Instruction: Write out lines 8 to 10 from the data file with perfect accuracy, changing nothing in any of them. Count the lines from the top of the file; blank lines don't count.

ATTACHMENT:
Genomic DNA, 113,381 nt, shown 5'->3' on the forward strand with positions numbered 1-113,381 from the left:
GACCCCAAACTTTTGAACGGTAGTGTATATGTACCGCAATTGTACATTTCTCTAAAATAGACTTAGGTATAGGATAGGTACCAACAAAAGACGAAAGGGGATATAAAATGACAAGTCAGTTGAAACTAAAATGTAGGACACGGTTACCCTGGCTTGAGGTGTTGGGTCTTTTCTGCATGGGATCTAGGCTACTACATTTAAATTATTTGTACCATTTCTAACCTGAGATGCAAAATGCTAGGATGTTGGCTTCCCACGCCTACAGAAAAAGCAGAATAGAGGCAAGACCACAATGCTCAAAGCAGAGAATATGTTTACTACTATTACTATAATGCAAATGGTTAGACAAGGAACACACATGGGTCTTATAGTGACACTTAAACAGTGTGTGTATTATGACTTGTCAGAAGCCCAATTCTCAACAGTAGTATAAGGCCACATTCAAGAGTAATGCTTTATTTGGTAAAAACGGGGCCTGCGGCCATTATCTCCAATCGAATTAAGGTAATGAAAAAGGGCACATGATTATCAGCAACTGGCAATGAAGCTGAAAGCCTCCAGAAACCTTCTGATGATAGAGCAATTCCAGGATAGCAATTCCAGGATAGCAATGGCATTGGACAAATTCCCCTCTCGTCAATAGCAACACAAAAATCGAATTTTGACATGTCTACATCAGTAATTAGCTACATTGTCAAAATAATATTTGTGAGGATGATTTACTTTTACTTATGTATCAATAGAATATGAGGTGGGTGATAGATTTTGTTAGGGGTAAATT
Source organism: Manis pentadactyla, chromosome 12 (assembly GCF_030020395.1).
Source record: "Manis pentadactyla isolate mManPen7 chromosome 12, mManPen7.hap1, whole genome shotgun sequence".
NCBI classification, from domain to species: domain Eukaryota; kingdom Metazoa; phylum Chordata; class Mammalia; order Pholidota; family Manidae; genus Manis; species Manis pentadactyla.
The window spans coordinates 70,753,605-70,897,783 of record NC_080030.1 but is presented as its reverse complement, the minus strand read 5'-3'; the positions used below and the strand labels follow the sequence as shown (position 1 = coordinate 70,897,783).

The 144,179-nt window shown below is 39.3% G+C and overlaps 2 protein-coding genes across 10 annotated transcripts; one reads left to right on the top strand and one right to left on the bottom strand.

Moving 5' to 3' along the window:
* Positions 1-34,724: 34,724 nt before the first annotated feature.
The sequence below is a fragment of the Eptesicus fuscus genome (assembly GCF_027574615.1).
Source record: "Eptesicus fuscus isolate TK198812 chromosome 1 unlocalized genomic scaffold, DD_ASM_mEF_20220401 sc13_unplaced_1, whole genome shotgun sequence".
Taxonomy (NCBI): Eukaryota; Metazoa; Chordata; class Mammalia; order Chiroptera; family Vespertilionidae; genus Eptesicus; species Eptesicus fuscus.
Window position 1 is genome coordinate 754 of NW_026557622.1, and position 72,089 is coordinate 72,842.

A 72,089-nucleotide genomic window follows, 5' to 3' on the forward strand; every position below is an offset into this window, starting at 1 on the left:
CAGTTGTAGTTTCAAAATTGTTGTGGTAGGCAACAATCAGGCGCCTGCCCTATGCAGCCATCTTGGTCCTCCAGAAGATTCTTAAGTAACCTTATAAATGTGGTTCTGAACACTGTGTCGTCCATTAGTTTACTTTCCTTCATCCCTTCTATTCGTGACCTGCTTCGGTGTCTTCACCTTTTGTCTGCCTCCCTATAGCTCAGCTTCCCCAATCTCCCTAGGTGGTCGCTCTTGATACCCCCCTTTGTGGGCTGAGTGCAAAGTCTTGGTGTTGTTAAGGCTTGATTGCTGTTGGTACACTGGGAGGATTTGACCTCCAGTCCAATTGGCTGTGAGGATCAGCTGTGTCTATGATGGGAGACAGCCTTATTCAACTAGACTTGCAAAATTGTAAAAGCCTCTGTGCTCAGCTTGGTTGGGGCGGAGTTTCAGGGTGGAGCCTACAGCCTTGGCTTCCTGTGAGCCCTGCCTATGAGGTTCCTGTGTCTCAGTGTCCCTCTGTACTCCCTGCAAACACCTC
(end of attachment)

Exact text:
Moving 5' to 3' along the window:
* Positions 1-34,724: 34,724 nt before the first annotated feature.
The sequence below is a fragment of the Eptesicus fuscus genome (assembly GCF_027574615.1).